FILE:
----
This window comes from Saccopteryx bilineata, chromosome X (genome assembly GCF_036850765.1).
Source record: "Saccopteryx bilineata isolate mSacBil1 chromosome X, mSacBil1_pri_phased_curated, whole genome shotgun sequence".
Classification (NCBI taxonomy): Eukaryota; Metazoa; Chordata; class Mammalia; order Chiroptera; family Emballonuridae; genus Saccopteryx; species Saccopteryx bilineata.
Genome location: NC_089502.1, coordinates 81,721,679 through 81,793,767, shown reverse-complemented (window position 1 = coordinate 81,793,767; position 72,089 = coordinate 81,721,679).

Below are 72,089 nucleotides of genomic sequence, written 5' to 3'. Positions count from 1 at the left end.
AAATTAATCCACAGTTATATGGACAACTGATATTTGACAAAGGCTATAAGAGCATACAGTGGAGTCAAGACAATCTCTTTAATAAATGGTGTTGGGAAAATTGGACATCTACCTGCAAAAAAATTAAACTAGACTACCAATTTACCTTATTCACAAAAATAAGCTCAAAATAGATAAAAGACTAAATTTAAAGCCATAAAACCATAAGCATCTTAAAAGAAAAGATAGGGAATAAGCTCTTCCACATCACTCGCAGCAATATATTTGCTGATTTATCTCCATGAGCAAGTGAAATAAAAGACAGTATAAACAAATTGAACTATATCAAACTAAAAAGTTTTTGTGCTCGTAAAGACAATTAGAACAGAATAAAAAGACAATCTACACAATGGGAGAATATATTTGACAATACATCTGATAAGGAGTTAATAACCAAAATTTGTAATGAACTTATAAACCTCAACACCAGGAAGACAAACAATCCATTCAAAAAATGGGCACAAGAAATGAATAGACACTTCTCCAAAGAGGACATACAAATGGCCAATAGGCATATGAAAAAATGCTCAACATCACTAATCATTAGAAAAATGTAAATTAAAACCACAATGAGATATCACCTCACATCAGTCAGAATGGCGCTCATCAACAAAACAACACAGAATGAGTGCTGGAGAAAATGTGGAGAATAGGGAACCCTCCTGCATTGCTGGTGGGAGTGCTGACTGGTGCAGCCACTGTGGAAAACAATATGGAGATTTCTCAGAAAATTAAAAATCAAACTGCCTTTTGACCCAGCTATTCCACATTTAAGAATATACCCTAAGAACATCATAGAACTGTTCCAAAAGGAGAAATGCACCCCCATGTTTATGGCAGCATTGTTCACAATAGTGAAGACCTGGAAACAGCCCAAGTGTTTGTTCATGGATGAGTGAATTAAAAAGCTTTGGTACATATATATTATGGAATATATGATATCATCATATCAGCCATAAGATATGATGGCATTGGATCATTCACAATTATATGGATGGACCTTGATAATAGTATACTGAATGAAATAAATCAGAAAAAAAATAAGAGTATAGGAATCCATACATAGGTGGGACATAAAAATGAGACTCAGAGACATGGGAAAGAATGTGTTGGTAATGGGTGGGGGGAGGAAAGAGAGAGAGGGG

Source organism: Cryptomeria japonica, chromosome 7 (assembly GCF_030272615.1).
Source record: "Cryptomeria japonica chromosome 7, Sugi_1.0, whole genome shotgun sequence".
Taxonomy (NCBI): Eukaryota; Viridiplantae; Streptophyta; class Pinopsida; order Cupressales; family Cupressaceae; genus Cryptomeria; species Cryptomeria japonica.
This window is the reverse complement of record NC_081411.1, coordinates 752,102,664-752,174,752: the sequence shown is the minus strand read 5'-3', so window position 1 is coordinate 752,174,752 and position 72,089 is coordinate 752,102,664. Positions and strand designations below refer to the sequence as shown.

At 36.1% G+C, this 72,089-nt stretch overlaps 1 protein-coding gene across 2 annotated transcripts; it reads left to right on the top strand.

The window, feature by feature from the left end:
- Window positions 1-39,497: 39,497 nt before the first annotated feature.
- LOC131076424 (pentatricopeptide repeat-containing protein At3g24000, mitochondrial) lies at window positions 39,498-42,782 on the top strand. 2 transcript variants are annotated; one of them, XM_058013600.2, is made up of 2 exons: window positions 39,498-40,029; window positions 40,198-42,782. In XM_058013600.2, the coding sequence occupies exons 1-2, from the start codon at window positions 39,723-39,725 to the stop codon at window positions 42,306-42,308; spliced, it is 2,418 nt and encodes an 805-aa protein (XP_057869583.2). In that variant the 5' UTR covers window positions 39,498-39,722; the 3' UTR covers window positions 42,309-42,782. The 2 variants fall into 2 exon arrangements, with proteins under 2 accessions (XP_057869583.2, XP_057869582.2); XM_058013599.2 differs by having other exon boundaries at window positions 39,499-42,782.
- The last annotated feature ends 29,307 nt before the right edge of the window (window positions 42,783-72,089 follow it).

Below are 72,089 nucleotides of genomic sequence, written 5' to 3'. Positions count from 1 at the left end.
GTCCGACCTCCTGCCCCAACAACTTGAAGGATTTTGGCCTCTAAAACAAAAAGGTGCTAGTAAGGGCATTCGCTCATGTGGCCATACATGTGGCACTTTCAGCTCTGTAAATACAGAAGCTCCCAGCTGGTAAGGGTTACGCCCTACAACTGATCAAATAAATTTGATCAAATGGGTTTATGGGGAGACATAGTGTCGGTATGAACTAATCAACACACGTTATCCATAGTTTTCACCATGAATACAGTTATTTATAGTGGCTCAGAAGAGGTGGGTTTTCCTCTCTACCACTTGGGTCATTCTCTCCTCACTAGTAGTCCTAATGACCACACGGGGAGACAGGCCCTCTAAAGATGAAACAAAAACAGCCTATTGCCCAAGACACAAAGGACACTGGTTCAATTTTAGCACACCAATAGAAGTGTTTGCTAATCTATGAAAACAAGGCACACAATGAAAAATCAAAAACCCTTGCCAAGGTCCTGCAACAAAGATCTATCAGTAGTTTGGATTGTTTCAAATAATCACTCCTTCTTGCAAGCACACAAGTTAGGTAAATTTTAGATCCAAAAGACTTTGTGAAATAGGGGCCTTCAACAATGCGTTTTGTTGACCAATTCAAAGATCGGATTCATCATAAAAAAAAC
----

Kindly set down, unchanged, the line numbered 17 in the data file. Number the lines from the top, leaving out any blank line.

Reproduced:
GTCCGACCTCCTGCCCCAACAACTTGAAGGATTTTGGCCTCTAAAACAAAAAGGTGCTAGTAAGGGCATTCGCTCATGTGGCCATACATGTGGCACTTTCAGCTCTGTAAATACAGAAGCTCCCAGCTGGTAAGGGTTACGCCCTACAACTGATCAAATAAATTTGATCAAATGGGTTTATGGGGAGACATAGTGTCGGTATGAACTAATCAACACACGTTATCCATAGTTTTCACCATGAATACAGTTATTTATAGTGGCTCAGAAGAGGTGGGTTTTCCTCTCTACCACTTGGGTCATTCTCTCCTCACTAGTAGTCCTAATGACCACACGGGGAGACAGGCCCTCTAAAGATGAAACAAAAACAGCCTATTGCCCAAGACACAAAGGACACTGGTTCAATTTTAGCACACCAATAGAAGTGTTTGCTAATCTATGAAAACAAGGCACACAATGAAAAATCAAAAACCCTTGCCAAGGTCCTGCAACAAAGATCTATCAGTAGTTTGGATTGTTTCAAATAATCACTCCTTCTTGCAAGCACACAAGTTAGGTAAATTTTAGATCCAAAAGACTTTGTGAAATAGGGGCCTTCAACAATGCGTTTTGTTGACCAATTCAAAGATCGGATTCATCATAAAAAAAAC